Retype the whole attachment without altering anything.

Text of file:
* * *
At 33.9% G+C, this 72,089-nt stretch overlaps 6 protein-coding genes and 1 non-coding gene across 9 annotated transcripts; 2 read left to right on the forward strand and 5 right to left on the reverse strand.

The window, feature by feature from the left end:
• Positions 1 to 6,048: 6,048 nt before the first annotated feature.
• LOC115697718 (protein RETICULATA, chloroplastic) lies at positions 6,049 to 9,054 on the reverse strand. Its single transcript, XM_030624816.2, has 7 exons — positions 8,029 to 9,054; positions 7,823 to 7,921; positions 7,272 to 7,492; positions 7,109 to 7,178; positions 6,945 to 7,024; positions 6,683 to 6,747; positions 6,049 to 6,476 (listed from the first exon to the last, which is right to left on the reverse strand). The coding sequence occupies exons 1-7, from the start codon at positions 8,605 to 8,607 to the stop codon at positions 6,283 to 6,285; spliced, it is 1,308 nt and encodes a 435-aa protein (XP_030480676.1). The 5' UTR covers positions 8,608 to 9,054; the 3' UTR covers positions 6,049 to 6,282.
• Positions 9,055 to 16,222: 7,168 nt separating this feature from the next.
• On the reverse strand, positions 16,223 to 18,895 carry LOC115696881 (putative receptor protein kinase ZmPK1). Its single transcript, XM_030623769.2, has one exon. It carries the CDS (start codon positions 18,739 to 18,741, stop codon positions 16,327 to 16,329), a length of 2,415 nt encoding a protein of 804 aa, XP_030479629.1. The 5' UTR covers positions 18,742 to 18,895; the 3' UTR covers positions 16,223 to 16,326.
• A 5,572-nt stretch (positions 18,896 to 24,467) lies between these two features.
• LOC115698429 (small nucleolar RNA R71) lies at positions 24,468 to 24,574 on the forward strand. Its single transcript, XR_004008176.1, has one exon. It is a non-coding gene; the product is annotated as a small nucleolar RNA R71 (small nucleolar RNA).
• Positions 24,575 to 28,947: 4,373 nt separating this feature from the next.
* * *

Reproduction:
At 33.9% G+C, this 72,089-nt stretch overlaps 6 protein-coding genes and 1 non-coding gene across 9 annotated transcripts; 2 read left to right on the forward strand and 5 right to left on the reverse strand.

The window, feature by feature from the left end:
• Positions 1 to 6,048: 6,048 nt before the first annotated feature.
• LOC115697718 (protein RETICULATA, chloroplastic) lies at positions 6,049 to 9,054 on the reverse strand. Its single transcript, XM_030624816.2, has 7 exons — positions 8,029 to 9,054; positions 7,823 to 7,921; positions 7,272 to 7,492; positions 7,109 to 7,178; positions 6,945 to 7,024; positions 6,683 to 6,747; positions 6,049 to 6,476 (listed from the first exon to the last, which is right to left on the reverse strand). The coding sequence occupies exons 1-7, from the start codon at positions 8,605 to 8,607 to the stop codon at positions 6,283 to 6,285; spliced, it is 1,308 nt and encodes a 435-aa protein (XP_030480676.1). The 5' UTR covers positions 8,608 to 9,054; the 3' UTR covers positions 6,049 to 6,282.
• Positions 9,055 to 16,222: 7,168 nt separating this feature from the next.
• On the reverse strand, positions 16,223 to 18,895 carry LOC115696881 (putative receptor protein kinase ZmPK1). Its single transcript, XM_030623769.2, has one exon. It carries the CDS (start codon positions 18,739 to 18,741, stop codon positions 16,327 to 16,329), a length of 2,415 nt encoding a protein of 804 aa, XP_030479629.1. The 5' UTR covers positions 18,742 to 18,895; the 3' UTR covers positions 16,223 to 16,326.
• A 5,572-nt stretch (positions 18,896 to 24,467) lies between these two features.
• LOC115698429 (small nucleolar RNA R71) lies at positions 24,468 to 24,574 on the forward strand. Its single transcript, XR_004008176.1, has one exon. It is a non-coding gene; the product is annotated as a small nucleolar RNA R71 (small nucleolar RNA).
• Positions 24,575 to 28,947: 4,373 nt separating this feature from the next.